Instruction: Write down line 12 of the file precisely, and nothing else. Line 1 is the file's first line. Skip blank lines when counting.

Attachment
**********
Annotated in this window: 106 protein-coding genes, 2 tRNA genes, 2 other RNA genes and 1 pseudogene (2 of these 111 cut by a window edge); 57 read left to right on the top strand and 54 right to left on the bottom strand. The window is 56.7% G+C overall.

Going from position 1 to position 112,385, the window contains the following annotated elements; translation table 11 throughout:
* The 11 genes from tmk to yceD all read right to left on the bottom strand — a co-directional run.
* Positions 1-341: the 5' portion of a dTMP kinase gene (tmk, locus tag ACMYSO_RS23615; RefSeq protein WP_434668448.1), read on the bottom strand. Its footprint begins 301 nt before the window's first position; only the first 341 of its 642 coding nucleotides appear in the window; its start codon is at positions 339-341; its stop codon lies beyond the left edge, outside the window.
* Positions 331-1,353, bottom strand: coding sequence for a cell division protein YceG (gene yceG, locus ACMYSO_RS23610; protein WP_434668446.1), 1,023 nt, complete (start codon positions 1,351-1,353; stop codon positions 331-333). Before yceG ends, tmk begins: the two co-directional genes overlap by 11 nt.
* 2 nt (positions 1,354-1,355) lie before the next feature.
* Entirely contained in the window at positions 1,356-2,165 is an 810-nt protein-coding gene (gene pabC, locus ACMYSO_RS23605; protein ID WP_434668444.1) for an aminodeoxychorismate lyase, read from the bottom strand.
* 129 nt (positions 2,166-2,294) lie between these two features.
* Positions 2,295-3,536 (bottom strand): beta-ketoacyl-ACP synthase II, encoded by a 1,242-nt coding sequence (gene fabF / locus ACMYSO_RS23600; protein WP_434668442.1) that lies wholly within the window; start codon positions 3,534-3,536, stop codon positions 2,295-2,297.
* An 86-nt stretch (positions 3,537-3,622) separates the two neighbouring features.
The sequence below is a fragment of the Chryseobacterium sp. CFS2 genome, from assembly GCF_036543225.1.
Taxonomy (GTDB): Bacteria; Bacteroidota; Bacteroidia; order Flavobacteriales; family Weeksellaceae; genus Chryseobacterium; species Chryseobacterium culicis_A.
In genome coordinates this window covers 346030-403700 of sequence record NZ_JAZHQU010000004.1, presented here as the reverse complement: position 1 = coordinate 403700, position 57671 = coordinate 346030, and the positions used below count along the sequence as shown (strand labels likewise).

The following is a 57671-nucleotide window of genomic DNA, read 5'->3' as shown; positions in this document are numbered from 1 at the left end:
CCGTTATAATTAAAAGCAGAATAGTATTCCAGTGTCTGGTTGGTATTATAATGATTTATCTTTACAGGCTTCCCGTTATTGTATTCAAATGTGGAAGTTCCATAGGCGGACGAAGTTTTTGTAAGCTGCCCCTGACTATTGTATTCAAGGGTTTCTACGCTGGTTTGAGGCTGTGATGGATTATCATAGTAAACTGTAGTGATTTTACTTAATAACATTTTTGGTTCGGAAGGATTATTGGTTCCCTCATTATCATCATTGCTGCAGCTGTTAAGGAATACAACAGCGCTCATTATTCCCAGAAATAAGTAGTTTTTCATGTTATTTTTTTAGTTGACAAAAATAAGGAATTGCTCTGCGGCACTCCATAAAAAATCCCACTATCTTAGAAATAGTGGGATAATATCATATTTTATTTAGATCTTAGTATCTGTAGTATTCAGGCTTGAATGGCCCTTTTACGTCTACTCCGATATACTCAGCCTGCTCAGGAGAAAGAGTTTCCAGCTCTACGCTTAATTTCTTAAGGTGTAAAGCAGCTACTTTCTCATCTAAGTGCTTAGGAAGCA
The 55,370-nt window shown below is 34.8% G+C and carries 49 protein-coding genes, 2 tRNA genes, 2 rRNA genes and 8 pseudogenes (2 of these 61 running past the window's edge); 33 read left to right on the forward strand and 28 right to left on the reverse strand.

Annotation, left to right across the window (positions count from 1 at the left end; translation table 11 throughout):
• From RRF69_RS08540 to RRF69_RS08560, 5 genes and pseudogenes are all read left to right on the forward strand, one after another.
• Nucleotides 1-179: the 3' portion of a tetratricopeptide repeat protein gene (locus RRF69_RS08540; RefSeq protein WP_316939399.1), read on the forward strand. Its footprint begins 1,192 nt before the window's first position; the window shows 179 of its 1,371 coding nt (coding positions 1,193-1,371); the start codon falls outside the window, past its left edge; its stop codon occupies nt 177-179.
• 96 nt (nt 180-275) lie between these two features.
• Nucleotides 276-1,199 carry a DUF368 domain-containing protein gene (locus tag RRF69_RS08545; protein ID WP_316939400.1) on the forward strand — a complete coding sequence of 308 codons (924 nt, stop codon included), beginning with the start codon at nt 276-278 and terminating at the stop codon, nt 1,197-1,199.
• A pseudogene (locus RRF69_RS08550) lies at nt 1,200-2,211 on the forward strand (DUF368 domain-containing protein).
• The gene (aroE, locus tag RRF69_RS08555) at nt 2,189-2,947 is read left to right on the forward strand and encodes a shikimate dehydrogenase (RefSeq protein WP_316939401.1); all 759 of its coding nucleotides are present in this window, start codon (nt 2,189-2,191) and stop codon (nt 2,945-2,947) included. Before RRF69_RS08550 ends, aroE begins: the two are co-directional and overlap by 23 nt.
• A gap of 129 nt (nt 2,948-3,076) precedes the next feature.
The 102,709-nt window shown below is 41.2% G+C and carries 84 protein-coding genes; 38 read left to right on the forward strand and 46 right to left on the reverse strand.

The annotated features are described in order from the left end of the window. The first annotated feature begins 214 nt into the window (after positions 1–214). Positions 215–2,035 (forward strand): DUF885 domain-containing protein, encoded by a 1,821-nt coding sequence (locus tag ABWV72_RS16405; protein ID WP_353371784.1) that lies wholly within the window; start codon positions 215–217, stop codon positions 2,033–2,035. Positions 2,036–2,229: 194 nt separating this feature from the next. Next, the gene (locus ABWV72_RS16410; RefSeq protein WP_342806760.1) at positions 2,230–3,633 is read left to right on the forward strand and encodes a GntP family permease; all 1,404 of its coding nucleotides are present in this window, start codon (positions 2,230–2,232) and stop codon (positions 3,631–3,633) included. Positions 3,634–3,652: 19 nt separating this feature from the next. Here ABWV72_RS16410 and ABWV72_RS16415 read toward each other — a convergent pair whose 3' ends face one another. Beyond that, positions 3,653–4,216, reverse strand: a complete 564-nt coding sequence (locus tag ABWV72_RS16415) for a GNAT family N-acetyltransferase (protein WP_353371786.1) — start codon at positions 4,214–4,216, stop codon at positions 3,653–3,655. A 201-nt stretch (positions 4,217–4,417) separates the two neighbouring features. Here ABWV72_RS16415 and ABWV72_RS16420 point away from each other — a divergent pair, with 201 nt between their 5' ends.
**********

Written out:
Taxonomy (GTDB): Bacteria; Bacteroidota; Bacteroidia; order Flavobacteriales; family Weeksellaceae; genus Chryseobacterium; species Chryseobacterium culicis_A.